It’s time for the inevitable – a post detailing our response to the COVID-19 pandemic! At this point, organizational announcements about C19 are all functionally identical, so I’ll skip the preliminaries about these “unprecedented times” and whatnot. Although this is mostly meant to catch up anybody who might be passingly curious about how we’ve been, there is some detail about our procedures, to benefit any other BTP-style groups who are looking for guidance.
In early March, we slowed – and then halted – our volunteer operations as the threat of COVID-19 seemed more and more credible.
After shutting down our operations to the public, we did some research and found that the likelihood of COVID-19 transmission by package was negligible (given the materials that they are wrapped in, and how long they wait between each stage of the letter-answering process.) At that point we re-opened the space to our staff, for them to come in for completely solo shifts. All shared materials were sanitized at the end of each shift, and people who were especially worried about ambient transmission were given a minimum 3-hour time period with nobody in the space, to allow for any particles to settle. (24 hours was preferred when possible.)
To facilitate this, we deputized some of our longer-running volunteers in late March, giving them keys to the space so that we could have a larger roster of folk coming in as individuals. The informal restriction here was that only folk who could reach the space without using public transportation would be allowed, to prevent anybody becoming a potential vector.
In early April, two of our long-running book donors offered to start pairing books with packages at their home. We took them up on this, and they began to answer letters with books from their own home. These were then reviewed and wrapped by solo volunteers at the office. Somebody from BTP would pick up letters from the office about once a week, drop them off at their home, and pick up the completed letter-and-book bundles. Their garage was used as a decontamination site.
In mid-to-late April, we began dropping off boxes of books and wrapping supplies at the homes of volunteers who had trained with us prior to the pandemic, so that they could wrap the packages up without having to enter the office. Once wrapped, these packages were returned to our space for decontamination, postage, and logging before being sent out to the post office. Our biggest limiting factor here turned out to be the scaleds and tape dispensers used in wrapping packages – if anybody tries to replicate all of this, try scavenging kitchen or bathroom scales to help supplement equipment.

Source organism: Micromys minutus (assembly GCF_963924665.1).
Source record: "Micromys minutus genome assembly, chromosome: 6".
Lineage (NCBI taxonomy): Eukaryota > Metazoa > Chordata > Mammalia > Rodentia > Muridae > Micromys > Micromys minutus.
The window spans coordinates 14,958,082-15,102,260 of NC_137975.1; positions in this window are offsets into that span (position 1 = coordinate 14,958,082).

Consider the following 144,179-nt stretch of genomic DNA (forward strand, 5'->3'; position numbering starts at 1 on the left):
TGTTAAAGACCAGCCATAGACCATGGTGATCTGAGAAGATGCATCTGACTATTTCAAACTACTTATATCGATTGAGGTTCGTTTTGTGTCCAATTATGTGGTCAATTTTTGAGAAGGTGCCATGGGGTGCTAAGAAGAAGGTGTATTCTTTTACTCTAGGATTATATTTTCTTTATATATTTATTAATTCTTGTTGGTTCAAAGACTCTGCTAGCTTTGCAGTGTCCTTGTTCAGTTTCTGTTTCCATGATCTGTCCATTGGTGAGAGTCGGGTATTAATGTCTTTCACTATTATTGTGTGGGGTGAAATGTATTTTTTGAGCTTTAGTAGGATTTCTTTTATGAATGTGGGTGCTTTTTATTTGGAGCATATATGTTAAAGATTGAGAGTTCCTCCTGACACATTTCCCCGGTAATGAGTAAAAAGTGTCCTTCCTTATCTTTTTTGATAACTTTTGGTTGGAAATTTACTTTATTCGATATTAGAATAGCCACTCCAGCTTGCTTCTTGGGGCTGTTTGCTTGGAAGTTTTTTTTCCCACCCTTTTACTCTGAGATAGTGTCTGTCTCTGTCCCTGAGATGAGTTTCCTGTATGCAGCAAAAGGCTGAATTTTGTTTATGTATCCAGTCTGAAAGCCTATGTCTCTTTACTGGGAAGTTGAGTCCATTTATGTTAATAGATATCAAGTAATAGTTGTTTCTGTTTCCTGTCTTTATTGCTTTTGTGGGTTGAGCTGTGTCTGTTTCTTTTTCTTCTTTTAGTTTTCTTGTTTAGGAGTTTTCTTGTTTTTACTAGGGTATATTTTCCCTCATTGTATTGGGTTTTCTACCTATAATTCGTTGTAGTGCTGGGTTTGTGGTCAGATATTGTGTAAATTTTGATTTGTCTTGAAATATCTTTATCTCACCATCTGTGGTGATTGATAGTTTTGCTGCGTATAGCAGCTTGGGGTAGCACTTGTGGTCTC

This system worked pretty well, and we stuck with it throughout May and June.
Now, in early July, we are looking to host (very small) cohorts of experienced volunteers for regularly scheduled shifts. The idea is that if we have the same two volunteers present for the same shift with the same staff member, every week, we can maximize the amount of work that we get done while minimizing the number of people who come into contact with eachother (and also respecting the 6-foot distance requirements.) It will take time to see if this can actually be done without people getting too physically close to eachother, but we think we can make conditions in our office safe enough to be worth the effort – and if we could catch up on our cue of letters, we could make life a lot better for people who are dealing with the pandemic while (still!) incarcerated.
(If you have previously volunteered with us and are interested in joining one of our current trial shifts, please email firstname.lastname@example.org. Availability is likely to be very limited.)
As we all know, it’s been a really strange time. Unfortunately, conditions in the US look to be worsening as time goes on, so we don’t expect to resume full operations anytime in the near future. Our work may be, quite frankly, critical to the sanity of many people incarcerated in the US – but our volunteer community is in no small part composed of retirees and/or immunocompromised people, and we aren’t willing to risk our long-term survival for the sake of short-term productivity (even if that is becoming the social norm.) No matter who you are, we hope that you’re doing what you can to stay healthy and sane! If you’re classified as an essential worker, or if you’ve been forced back to work before conditions are truly safe for you to do so – our heart goes out to you, and we are so sorry for the position that you have been put into. This is a globally traumatic time and we hope that you are accordingly kind to yourself, and to your community.
Finally, please keep in mind that pandemic conditions are much, much worse for incarcerated people right now. Prisons are not well-ventilated spaces; prison staff have not responded consistently – or, in some places, at all – to the threat of Coronavirus; and incarcerated people are not given the tests, protective equipment, or sanitizing materials needed to take appropriate measures. As of the time that I’m publishing this, there have been over 50,000 confirmed infections in the US prison system, with nearly 600 deaths. (Approximately 1 in 40 people in the US prison population have tested positive; 1 in 83 of them have died after testing positive; approximately 1 in 3,300 people in the US prison population have died due to C19.) To keep track of how Coronavirus has impacted US prisons, I recommend watching this page from The Marshall Project.